The abundances and isotopic composition of hydrogen and other volatiles in CAIs and chondrule glasses & minerals can potentially provide information on the immediate environment surrounding their formation, including the vapor pressure of various volatiles in environments ranging from the proto-solar nebula to impacts to post-accretion interactions with ices and H2O-rich fluids during the processes of parent body assembly, heating & metamorphism. In the inner solar system, end member volatile sources include the solar nebula gas and low-temperature water ice; these two sources have D/H ratios that differ by orders of magnitude, and are also characterized by very different oxygen isotope compositions. Additionally, coupled data on hydration and oxygen isotope composition of CAIs and chondrules can provide important information that can potentially identify open-system behavior in phases that are used for Al-Mg, Pb-Pb, Sm-Nd and Hf-W chronometry. Objectives: We will examine CAIs and chondrules in the most primitive CO, CM, CR and CV carbonaceous chondrites of lowest metamorphic and aqueously altered petrologic types, to determine if they (A) preserve evidence for volatiles incorporated from the solar nebula, potentially recording the partial pressure of hydrogen during their formation; and (B) record open-system behavior for H and O. Nebular signatures can be overprinted by later interactions with low-temperature, H2O-rich fluids in chondrite parent bodies, accompanied by hydration and formation of molecular H2O in glass that is far in excess of the H2O/OH ratio typical of quenched high-temperature melts (cf. Stolper, 1982). This excess molecular H2O is readily observed by FTIR, so much so that it has formed the foundation of a crude dating method for obsidian stone tools in archaeology (Stevenson, 1993; Liritzis, 2006). We will use SIMS and FTIR methods to focus on documenting the relationship between concentrations and isotopic compositions of hydrogen and oxygen in CAIs and chondrules, and the H2O/OH ratio in chondrule glasses, in the least altered and metamorphosed chondrites, in order to determine the sources of hydrogen and other volatiles present in the earliest inner solar system. Detection of hydrogen in CAIs and chondrules is challenging, but within the detection limits of our instruments (~0.1 ppm H on the NanoSIMS) our study will provide constraints on the various models that exist to explain their formation. We will also examine the abundances and isotopic compositions of other volatile elements (C, Na, K, S, Cl) in the same objects, and evaluate them in the context of geochemical models (e.g., MELTS) and experiments, and modeling of conditions and outcomes associated with the processes of impact, evaporation, condensation and fluid-rock interaction. Relevance: This study will address several objectives of the Emerging Worlds program, including: (1) protoplanetary disk formation and evolution, (2) nebular transport mechanisms, (3) large-scale chemical and isotopic fractionation processes, (4) chemical processing of gas, dust and ice, (5) the chemical properties of ancient materials (CAIs, chondrules), (6) early thermal and chemical processes occurring on small bodies, and (7) processes that occur on solar-system bodies during the period of global differentiation. The project will support a postdoc at the Carnegie Institution of Washington and provide analytical support for a graduate student at Northwestern University.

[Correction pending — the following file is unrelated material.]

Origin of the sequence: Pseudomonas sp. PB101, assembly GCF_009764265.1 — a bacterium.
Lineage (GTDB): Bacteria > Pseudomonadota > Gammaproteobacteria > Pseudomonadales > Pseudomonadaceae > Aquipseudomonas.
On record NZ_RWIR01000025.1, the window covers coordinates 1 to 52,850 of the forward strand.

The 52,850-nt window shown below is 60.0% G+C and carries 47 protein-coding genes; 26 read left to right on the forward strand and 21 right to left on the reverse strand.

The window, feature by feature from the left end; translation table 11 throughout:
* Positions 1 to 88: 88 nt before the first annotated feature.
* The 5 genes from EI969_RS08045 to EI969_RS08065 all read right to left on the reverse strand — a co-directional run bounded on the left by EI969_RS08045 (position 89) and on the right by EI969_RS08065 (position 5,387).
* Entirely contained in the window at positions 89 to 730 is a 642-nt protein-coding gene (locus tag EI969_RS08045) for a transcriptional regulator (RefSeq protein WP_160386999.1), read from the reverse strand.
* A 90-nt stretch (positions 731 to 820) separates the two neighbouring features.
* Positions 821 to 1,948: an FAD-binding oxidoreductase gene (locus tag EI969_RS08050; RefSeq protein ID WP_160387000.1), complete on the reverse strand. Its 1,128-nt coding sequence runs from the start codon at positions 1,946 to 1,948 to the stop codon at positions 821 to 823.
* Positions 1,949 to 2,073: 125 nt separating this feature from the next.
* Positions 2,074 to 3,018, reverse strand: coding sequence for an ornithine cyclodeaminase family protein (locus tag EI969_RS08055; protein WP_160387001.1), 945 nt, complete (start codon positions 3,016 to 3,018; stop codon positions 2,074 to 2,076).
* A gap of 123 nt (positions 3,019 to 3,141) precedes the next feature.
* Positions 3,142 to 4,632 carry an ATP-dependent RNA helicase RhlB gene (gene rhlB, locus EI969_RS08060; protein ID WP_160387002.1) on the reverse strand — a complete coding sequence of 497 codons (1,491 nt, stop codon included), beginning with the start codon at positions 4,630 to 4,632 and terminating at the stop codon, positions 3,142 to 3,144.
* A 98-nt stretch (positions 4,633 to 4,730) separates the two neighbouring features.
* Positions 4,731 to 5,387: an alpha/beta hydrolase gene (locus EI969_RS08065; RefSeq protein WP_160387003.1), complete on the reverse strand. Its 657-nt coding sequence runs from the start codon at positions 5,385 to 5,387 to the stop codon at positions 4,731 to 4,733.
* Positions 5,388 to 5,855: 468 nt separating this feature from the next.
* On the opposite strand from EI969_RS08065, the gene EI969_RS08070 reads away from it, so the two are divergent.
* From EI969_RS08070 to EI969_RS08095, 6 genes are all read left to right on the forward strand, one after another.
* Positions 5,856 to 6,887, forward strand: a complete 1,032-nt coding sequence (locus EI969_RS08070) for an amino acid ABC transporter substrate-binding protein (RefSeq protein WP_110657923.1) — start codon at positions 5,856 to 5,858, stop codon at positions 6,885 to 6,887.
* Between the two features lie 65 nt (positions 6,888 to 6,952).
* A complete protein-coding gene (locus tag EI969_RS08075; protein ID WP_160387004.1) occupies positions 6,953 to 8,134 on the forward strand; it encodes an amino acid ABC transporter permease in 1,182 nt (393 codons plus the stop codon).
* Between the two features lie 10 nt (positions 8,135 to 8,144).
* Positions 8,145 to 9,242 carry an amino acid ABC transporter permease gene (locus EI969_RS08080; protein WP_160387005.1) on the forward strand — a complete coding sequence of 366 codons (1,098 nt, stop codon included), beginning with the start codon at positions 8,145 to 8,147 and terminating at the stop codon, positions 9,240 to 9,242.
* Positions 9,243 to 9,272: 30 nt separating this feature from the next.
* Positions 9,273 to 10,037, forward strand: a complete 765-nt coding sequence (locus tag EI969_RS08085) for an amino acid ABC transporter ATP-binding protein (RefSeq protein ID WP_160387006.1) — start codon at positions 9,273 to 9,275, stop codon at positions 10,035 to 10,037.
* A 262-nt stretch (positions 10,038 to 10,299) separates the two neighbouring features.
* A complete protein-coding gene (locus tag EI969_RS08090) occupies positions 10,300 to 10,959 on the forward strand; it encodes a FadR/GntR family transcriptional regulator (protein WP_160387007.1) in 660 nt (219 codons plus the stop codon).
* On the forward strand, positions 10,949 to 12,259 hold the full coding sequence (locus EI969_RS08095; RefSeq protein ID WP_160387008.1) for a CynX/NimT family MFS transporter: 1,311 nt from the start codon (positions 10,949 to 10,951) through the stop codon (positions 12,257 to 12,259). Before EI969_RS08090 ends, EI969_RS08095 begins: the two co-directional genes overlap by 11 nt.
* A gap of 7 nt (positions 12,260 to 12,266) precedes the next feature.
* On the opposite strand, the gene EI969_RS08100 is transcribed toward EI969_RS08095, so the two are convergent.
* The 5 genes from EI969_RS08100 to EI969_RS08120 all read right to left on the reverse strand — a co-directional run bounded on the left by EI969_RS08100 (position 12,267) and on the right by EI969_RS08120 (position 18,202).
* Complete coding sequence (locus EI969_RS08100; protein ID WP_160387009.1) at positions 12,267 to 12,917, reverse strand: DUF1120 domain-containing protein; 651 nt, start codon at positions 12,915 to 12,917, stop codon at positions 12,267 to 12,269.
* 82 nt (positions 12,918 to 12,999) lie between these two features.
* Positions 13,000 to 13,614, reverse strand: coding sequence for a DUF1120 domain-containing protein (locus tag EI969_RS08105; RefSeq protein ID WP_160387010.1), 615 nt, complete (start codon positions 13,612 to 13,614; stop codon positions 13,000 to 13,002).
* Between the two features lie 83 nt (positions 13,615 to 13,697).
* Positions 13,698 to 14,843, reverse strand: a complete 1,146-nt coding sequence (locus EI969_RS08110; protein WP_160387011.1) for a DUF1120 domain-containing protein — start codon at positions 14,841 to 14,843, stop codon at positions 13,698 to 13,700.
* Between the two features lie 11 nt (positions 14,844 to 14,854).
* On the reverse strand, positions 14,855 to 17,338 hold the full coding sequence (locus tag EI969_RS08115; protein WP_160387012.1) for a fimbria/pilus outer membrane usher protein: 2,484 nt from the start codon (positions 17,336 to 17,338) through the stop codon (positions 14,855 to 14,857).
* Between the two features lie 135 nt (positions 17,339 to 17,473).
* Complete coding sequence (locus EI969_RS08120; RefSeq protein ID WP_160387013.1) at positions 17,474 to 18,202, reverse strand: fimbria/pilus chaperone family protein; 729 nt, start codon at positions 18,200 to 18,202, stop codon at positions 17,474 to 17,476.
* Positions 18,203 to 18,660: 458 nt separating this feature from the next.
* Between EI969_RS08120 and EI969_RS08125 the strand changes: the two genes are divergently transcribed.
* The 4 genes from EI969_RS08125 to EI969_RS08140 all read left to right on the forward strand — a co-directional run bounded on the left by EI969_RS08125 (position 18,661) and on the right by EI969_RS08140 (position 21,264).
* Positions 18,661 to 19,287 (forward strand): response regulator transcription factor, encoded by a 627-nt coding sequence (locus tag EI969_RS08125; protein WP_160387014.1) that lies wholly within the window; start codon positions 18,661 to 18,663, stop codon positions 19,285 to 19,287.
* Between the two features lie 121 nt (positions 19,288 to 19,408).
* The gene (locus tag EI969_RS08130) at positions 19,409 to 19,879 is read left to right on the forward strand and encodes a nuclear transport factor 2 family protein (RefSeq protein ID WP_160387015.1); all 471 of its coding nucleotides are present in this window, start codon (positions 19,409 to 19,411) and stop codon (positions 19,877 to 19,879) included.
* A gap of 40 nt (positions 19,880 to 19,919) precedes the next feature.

|Effective start/end date||3/6/18 → 3/5/22|
- Carnegie Institution of Washington (10829-1255//80NSSC18K604)
- National Aeronautics and Space Administration (10829-1255//80NSSC18K604)
Explore the research topics touched on by this project. These labels are generated based on the underlying awards/grants. Together they form a unique fingerprint.